earthquake load is the predominant lateral force on the building structure. (cm) 5. in this case the Xdirection.1435 11. For earthquake loads on it from top storey to storey-10.3625 The allowable storey drift is given by H/500.4612 2.3317 2.2068 14. As seen from the above figures.9437 17.1756 6. Table-1 Maximum Storey Displacement Earthquake Forces acting in Xdirection Values shown are in KN The above figure shows the storey shear for earthquake force.1273 0.9053 2. But from storey-9 to ground floor.0081 1. . Wind Loads acting in X-direction Displ.1293 Storey Level STORY15 STORY14 STORY13 STORY12 STORY11 STORY10 STORY9 STORY8 STORY7 STORY6 STORY5 STORY4 STORY3 STORY2 STORY1 Displ. Values shown are in KN The figure above shows the storey shear for wind force. the shear wall failed due to excess stresses in shear and torsion.7788 4.8484 8.616 16.7132 13.1105 3. H=50metres H/500 = 50 x 100 / 500 centimetres = 100cm. Thus the maximum permissible storey drift is 100cm. the wall performed satisfactorily.0765 4. it is clearly evident that the stronger of the two lateral loads on the structure.5573 1.7346 3.7248 0.Shear Wall The core wall of the building was given thickness of 200mm and analysed for the gravity and lateral loads.3545 5. Thus further revision in the section design is required for the wall. (cm) 20. whereas in this building the maximum is 20cm. Storey Drifts Table-1 shows the various storey displacements in the building.1933 1. The design for which showed varied results. Displacements due to earthquake load and wind load acting on it in a particular direction.3844 0.5141 9.5302 4.4892 2.9527 3.4582 4.1234 0.1902 18. Hence this building is safe against storey displacement.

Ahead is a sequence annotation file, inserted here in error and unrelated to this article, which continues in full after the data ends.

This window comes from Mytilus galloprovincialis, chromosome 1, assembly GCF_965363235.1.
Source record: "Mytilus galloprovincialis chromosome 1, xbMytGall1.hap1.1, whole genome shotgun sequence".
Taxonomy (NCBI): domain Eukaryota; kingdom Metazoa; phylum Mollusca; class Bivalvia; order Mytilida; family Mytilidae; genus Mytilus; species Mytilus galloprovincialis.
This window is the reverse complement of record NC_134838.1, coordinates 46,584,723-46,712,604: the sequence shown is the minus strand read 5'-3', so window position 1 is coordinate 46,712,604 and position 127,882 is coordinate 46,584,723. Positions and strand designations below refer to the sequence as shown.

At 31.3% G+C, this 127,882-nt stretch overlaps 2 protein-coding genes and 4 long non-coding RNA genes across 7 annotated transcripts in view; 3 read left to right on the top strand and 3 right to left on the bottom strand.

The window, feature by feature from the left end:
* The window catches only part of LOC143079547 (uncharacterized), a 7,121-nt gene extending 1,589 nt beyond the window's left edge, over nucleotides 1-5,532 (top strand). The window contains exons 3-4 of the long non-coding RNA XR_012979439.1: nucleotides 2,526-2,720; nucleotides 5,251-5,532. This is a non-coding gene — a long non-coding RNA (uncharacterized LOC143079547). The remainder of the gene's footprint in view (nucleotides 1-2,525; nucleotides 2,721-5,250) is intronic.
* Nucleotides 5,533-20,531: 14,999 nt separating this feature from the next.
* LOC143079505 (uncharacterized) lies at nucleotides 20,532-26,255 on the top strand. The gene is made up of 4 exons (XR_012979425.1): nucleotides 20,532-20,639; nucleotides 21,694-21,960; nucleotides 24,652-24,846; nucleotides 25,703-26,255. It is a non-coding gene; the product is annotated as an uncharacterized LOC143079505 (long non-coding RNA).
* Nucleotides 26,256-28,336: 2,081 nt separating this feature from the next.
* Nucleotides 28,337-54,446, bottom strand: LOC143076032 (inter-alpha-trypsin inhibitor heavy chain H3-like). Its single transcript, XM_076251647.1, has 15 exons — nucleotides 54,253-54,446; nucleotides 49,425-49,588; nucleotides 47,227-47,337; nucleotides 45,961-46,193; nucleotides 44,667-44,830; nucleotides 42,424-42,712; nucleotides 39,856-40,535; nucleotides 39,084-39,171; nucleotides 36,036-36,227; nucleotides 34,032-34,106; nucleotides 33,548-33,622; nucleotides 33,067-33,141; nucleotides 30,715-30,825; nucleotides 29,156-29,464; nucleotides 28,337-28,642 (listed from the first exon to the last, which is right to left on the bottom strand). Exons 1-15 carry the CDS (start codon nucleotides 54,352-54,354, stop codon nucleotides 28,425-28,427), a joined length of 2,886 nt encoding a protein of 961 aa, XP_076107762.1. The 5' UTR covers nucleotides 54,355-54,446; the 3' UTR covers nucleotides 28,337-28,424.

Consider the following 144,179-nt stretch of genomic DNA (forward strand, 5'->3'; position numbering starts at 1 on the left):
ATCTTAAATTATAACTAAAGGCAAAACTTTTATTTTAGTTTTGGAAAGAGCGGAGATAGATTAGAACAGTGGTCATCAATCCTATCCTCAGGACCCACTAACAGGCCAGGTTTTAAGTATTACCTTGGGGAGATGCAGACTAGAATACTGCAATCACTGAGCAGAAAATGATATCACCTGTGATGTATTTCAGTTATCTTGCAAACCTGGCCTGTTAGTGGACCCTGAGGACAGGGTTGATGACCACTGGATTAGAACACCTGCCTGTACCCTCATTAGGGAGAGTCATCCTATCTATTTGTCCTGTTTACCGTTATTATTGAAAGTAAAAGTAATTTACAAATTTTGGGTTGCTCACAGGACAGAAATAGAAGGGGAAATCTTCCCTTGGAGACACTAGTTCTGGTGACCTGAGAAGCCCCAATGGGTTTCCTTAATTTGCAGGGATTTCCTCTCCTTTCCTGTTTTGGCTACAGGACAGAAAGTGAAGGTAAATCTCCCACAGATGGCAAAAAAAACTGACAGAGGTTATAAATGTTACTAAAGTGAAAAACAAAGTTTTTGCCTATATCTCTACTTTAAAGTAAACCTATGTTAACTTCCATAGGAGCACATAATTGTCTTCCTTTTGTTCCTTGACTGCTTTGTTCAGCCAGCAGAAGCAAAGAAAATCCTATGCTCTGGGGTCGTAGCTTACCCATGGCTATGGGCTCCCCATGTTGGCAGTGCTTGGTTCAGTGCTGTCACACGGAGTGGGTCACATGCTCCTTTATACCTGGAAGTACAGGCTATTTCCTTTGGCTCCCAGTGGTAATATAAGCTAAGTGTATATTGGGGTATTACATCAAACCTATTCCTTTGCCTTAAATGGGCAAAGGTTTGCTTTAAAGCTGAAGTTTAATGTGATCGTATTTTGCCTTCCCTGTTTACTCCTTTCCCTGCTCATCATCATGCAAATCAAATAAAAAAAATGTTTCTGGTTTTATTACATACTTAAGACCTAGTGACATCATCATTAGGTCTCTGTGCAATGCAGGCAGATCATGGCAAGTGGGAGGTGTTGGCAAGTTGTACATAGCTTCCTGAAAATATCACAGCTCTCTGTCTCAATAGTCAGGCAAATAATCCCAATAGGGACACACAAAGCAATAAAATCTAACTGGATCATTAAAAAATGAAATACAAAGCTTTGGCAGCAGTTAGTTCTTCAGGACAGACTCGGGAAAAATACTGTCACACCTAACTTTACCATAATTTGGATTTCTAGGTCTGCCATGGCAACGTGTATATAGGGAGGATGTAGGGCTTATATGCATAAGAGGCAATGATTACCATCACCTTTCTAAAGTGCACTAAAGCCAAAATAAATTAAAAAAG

Furthermore the study on the static analysis and design of the building helps in the better understanding of the behaviour and design criteria required. IS1893(Part-1):2002 and IS875(Part-1):1987.S. Alex Y Tuan and Lihua Xu. Taranath. ‘Dynamic of Structures’. Q. U. IS456:2000.P Jeary and C. optimizing the building structure for the lateral loads. Also the beams at the junction of shear wall provided also need to be revised in section. shear wall dimensions also need to be revised.A. Structural Analysis and Design’. for which optimum economical structural members are to be provided. Clough & Joseph Penzien ‘Full scale measurements of wind effects on tall buildings’. Finally. ‘Structural Dynamics’. The column sections of 400x400mm provided are suitable for some of the positions. Chopra. Seung-Eock Kim & Huu-Tai Thai for ‘Nonlinear inelastic dynamic analysis’ Engineering Structures 32 (2010) 3845–3856. Kong. Bungale S. Li. ‘Wind and Earthquake Resistant Building. Q.K. but unsuitable for all. ‘Computers and Structures ETABS software manuals’. CSI California. CONCLUSIONS Present Study The trial sections that were provided for the preliminary analysis are inappropriate for the tall building structure. A. ‘Wind engineering challenges of the new generation of super tall buildings’.Ray W.Manish Shrikande & Pankaj Agarwal. [1] [2] [3] [4] [5] [6] [7] [8] [9] [10] V. Irwin. by Peter A. economical and failure safe against the multi-dynamic loads on it. From this preliminary study it can be concluded that special emphasis must be given for the design of earthquake loading combinations.S. . Uniform Building Code (UBC)1997.S Li. REFERENCES ‘Seismic Analysis of the world’s tallest building’ by Hong Fan. As well as dynamic analysis for lateral wind loads is also to be carried out and economical design for the same is to be done. such that the building is optimized. J. Anil k.IV. Future Study Time History analysis of the building structure is to be carried out. ‘Earthquake Resistant Design of Structures’.Q Fang.